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Why Testing the Rendering of Every Email You Send Increases Your ROI

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Email design is a moving target. Whether marketers like it or not, it’s impossible to create a single email design because the rendering of any individual email changes depending on the email client and screen size used to view it, on top of  many other factors.

Recent research shows up to 300,000 different potential renderings for each email you send. The challenge is to manage and control that variability through savvy coding and design. And you can’t do that if you’re not testing the rendering and functionality of every email you create.

While doing this takes extra time and costs, the effort is well rewarded. Email programs that test every email they send report generating an average return on investment (ROI) of 40:1, whereas programs that never test report an average ROI of 34:1, according to our CMO’s Guide to Email ROI.

Chart of the email marketing return on investment (ROI) for brands that QA test every email (40:1) vs. those that never do (34:1)

Even beyond ROI, email preview testing correlates strongly with success. For example, marketers who describe their email marketing programs as very important to company success are 95% more likely than those with programs not important to success to test every email they send (41% vs. 21%), according to our 2020 State of Email research.

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3 reasons for vigilance

Marketers should be constantly on the lookout for changes in email rendering because there’s variability in all three links in the chain between you and your subscriber.

1. Inbox providers, devices, operating systems, and browsers change routinely

New operating systems (OSs) and devices are announced, so we generally have a good heads up about those changes and can be on alert to possible impacts on our email designs.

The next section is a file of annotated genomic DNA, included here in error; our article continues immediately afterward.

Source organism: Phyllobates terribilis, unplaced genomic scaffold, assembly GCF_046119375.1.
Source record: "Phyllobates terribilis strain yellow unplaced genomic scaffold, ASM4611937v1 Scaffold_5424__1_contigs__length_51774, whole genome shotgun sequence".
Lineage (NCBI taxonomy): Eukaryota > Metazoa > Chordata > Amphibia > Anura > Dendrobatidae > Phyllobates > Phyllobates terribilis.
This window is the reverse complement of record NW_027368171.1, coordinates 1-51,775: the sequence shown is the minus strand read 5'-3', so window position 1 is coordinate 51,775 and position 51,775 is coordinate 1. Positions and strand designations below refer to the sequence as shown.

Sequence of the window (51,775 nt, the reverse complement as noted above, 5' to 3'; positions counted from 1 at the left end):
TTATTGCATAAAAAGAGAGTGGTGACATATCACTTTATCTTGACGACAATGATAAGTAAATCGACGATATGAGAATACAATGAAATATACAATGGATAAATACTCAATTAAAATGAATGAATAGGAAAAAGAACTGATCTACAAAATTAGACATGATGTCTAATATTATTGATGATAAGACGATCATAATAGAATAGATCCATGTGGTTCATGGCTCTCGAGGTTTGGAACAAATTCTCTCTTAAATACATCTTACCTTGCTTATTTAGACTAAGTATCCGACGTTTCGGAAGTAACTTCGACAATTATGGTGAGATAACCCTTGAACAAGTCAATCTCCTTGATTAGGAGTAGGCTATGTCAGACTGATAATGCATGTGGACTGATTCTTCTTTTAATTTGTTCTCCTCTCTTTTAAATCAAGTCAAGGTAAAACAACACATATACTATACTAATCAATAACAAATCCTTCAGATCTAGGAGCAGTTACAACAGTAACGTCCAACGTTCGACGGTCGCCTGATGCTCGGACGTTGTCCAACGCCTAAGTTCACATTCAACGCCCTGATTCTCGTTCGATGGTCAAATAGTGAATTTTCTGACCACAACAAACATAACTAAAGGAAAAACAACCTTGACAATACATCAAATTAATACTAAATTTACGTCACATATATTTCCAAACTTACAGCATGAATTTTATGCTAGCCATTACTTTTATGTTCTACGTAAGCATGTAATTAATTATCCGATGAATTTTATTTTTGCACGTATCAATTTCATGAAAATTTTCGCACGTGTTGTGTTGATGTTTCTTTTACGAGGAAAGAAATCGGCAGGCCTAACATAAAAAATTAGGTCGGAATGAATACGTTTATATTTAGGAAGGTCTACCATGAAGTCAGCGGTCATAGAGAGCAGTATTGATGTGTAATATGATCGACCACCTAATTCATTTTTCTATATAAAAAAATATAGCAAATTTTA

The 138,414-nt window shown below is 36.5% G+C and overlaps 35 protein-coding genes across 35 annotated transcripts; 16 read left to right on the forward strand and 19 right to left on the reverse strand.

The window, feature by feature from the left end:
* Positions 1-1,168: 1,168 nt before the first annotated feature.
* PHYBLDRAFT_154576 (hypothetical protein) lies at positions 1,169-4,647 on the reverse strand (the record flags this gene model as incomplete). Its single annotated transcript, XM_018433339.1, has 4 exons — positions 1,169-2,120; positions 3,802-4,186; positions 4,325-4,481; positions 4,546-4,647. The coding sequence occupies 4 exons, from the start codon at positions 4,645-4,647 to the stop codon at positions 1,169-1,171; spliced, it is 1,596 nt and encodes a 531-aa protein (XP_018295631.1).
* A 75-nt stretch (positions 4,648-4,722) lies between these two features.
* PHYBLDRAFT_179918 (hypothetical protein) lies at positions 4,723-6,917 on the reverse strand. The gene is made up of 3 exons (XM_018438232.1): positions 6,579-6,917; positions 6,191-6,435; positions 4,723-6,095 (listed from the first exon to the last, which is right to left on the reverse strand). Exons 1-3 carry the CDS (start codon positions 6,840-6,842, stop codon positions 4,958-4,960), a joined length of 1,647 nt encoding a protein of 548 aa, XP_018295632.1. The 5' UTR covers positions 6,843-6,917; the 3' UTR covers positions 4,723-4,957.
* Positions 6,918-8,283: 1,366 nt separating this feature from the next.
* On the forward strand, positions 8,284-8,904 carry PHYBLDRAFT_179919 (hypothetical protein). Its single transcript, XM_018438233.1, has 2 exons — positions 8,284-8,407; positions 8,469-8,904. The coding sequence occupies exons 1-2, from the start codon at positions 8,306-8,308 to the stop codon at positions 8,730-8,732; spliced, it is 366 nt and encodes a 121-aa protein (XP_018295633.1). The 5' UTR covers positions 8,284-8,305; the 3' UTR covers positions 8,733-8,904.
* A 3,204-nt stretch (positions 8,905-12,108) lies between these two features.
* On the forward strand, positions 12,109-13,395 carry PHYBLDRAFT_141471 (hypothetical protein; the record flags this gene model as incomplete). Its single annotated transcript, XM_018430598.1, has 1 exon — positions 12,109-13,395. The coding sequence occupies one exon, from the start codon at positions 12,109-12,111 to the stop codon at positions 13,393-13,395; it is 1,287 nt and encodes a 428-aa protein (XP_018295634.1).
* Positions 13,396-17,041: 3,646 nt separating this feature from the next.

That said, the market share of new OSs and devices are not always so evident. The adoption of new Apple OSs tends to be fairly rapid, but the adoption of Microsoft Windows and Google Android OSs is much slower. So marketers need to know not only the effect of a new OS or device but also the market share of it among their email subscriber audience. To find yours, use a tool like Litmus Email Analytics.

Industry-level market share is helpful as a general barometer of adoption, but knowing usage rates of all of the various email clients among your unique audience is key if you’re going to make sound email design and coding decisions.

While OS, browser, and device changes are quite public, the changes made by inbox providers often go unannounced. Our research shows there’s an email app update every 1.2 days on average.

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Generally, marketers stumble across changes in code support at inbox providers and start talking and asking questions about them on Twitter and various forums before they’re being written about on industry blogs.

2. Your email service provider can make changes that affect the code of your emails